Guadeloupe, Piton de Ste-Rose, 23-IV-1984.
Guadeloupe, Petit-Bourg, Domaine Duclos, -I-1983, ab ovo.
ssp. megalippe (Hübner, 1826).
Four subspecies have been described from the Caribbean.
According to Smith, Miller & Miller (1994),
only two of them are clearly defined. A molecular study of genetic variability
is needed to confirm the limits of these taxa.
D. p. plexippus occurs in continental America, Cuba and Bahama Is., and D. p. megalippe occurs in the other Antillean islands.
However, typical D. p. plexippus may be found everywhere in the Antilles, due to the migratory behaviour and flight performances of continental populations. These continental monarchs are probably able to mate with insular populations, thus limiting the polymorphism.
Larva on Asclepiadaceae, especially Asclepias curassavica and Calotropis procera.
The tropical populations of the monarch are sedentary.
Occurs in Martinique, Guadeloupe and all their dependencies. Generally common.
Throughout the Antilles.
North and Central America (D. p. plexippus). South America (D. p. erippus).
Australia, New Zealand, India, Canary Is. and sometimes western Europe.
In the genus Danaus, all male butterflies have a pair of eversible androconia at the abdominal tip (coremata).
These androconia produce a courtship pheromone: danaidone (2,3-dihydro-7-methyl-1H-pyrrolizine-1-one) or aldehyde analogs.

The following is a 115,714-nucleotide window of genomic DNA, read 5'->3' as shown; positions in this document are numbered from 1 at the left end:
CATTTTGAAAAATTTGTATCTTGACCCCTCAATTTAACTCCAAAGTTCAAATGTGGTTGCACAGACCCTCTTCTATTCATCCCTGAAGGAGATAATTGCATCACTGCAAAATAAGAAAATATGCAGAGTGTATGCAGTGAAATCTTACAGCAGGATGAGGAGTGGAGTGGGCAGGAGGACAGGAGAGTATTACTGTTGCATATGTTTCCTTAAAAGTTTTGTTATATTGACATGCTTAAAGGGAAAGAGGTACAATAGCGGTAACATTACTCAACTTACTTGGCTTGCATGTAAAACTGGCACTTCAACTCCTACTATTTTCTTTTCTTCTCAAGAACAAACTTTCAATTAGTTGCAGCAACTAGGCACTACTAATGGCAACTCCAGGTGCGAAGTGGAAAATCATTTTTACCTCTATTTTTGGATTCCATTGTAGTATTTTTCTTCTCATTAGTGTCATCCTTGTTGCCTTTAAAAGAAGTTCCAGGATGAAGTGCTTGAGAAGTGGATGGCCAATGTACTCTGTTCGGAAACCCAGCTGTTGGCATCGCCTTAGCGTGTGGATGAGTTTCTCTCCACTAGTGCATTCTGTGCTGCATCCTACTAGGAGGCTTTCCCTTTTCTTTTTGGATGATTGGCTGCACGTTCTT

The androconia are displayed in front of female antennae during courtship, to induce landing and mating.
The origin of the pyrrolizinidic alkaloids (PAs) in the androconia is a classical question in chemical ecology. Danaus larvae feed on very toxic milkweeds that do not contain PAs, whereas the adult males visit some PA plants (Boraginaceae or Fabaceae) to sequester the alkaloid precursors of their pheromones: a male reared in captivity without access to PA plants is not able to mate. The final step of pheromone biosynthesis is achieved when the male inserts his coremata into pouches on hindwings.
These alkaloids are very toxic, their accumulation in seducing organs probably acts as a defense mechanism against predators (the hemolymph of adults contains PAs, but also cardenolides from the larval food). The use of defense compounds as aphrodisiac pheromones occurs in other lepidopteran families (Arctiidae).
Contrary to other species (e.g. Danaus gilippus from Grenada and Barbados), the males of D. plexippus do not produce any alkaloid pheromone, although they have coremata and alar pouches. However, the male butterflies visit PA plants and sequester alkaloids in their hemolymph. During courtship, a third of the males display their coremata in front of the females, which behaviour seems to induce landing. The real stimulus evoked by the androconia remains unknown in D. plexippus, maybe it is only a tactile and visual stimulation.
Many works dealt with male pheromones and sexual behaviour in Danainae and Arctiidae. More specific papers may be found in bibliographic reviews: Boppré M., 1984, in The Biology of Butterflies (R.I. Vane-Wright & P.R. Ackery eds.), Academic Press, London, p. 259-275 ; Fitzpatrick S.M. & McNeil J.N., 1988, Mem. entomol. Soc. Can., 146: 131-151 ; Birch M.C., Poppy G.M. & Baker T.C., 1990, Annu. Rev. Entomol., 35: 25-38.